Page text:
New Church policy removes same-sex attraction from “list of sins”
WASHINGTON – The Human Rights Campaign (HRC), the nation’s largest civil rights organization dedicated to lesbian, gay, bisexual and transgender (LGBT) equality, today recognized that the Mormon Church removed same-sex attraction as a sin in church policy. The new policy, released by church leaders last Saturday, for the first time does not call for professional counseling for those who experience same-sex attraction. The American Psychological Association and American Psychiatric Association have both concluded that same-sex attraction is normal and that “reparative” therapy – like the kind formerly advocated by the Mormon Church – is unhealthy and harmful.
While still claiming that “homosexual behavior violates the commandments of God,” the new policy differentiates between same-sex behavior, to which they continue to object, and attraction, which the church is able to rationalize. A summary of the policy changes can be found here.
“The new guidelines clearly show that advocacy efforts pay off with real change,” said HRC President Joe Solmonese. “We spoke out against the harms of so-called ‘reparative therapies’ on LGBT young people. Church leaders heard us and responded by dropping their recommendation that such discredited interventions be forced on LGBT and questioning youth.”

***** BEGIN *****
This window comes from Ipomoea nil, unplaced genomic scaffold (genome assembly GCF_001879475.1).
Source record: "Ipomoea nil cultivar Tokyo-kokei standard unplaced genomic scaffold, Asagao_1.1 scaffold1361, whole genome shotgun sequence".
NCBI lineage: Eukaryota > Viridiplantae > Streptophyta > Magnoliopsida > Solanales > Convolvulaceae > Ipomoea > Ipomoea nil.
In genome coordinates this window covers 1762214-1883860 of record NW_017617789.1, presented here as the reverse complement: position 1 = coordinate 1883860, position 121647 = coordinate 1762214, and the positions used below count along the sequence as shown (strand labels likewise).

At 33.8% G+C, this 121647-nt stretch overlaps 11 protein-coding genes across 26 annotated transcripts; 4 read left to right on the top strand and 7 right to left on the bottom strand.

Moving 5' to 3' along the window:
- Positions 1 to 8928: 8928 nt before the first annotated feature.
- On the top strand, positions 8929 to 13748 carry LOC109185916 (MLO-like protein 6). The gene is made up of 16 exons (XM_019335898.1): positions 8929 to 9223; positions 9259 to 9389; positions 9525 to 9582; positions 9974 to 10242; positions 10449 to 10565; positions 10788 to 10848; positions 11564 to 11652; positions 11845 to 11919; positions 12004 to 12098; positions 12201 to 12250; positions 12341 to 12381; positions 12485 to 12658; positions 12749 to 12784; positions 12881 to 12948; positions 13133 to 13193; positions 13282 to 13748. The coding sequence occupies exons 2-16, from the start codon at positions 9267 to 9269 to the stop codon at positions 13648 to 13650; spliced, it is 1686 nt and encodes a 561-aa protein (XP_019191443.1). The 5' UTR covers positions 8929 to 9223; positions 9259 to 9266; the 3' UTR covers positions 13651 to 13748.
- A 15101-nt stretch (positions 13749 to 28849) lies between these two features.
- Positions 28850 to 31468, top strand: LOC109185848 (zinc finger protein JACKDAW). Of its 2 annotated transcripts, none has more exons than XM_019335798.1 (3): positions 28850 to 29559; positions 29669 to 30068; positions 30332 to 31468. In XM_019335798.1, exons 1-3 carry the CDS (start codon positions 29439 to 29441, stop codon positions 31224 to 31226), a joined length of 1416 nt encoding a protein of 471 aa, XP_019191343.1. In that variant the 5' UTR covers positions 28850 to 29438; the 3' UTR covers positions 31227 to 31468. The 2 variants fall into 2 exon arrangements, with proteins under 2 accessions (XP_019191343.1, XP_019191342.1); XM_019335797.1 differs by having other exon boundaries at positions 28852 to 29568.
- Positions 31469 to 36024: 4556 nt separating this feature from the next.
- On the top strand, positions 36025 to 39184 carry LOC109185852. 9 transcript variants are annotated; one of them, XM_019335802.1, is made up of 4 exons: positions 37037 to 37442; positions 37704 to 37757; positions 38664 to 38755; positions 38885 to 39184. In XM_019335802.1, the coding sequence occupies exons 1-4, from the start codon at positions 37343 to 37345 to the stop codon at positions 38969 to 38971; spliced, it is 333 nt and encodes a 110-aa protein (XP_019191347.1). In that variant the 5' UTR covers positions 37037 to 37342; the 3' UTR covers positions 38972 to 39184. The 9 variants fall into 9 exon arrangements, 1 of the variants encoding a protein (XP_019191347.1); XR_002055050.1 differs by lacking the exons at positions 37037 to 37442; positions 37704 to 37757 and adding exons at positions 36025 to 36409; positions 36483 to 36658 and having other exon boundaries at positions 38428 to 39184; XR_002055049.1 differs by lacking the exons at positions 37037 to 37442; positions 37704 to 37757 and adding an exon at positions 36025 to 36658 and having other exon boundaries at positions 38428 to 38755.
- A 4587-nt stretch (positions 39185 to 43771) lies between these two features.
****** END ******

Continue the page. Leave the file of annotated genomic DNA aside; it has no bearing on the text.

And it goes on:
“We continue to disagree with the Mormon Church about fundamentally important issues like full respect for the marriages of same-sex couples, but we are encouraged that our advocacy has paid off with real movement that will help save young lives,” said Rev. Harry Knox, director of HRC’s Religion and Faith Program.
Last month Boyd K. Packer, the president of the Mormon Church’s Quorum of Twelve Apostles, called same-sex attraction “impure and unnatural,” and claimed that it can be corrected. Packer characterized same-sex marriage as immoral. Packer’s inaccurate and dangerous rhetoric came on the heels of the suicides of a number of teenagers who were victims of anti-gay bullying or harassment. Packer, who is 86 and one of the church’s most senior leaders, made his statements to a crowd of 20,000 – with millions more watching via satellite transmission – during the church’s 180th Semi-annual General Conference in Salt Lake City.
HRC immediately called on Packer to correct his dangerous statements. Over 150,000 members and supporters signed an open letter to Packer and HRC President Joe Solmonese delivered the signatures to Church headquarters along with representatives from Equality Utah, the Utah Pride Center, Affirmation: Gay and Lesbian Mormons, and the Utah Psychological Association.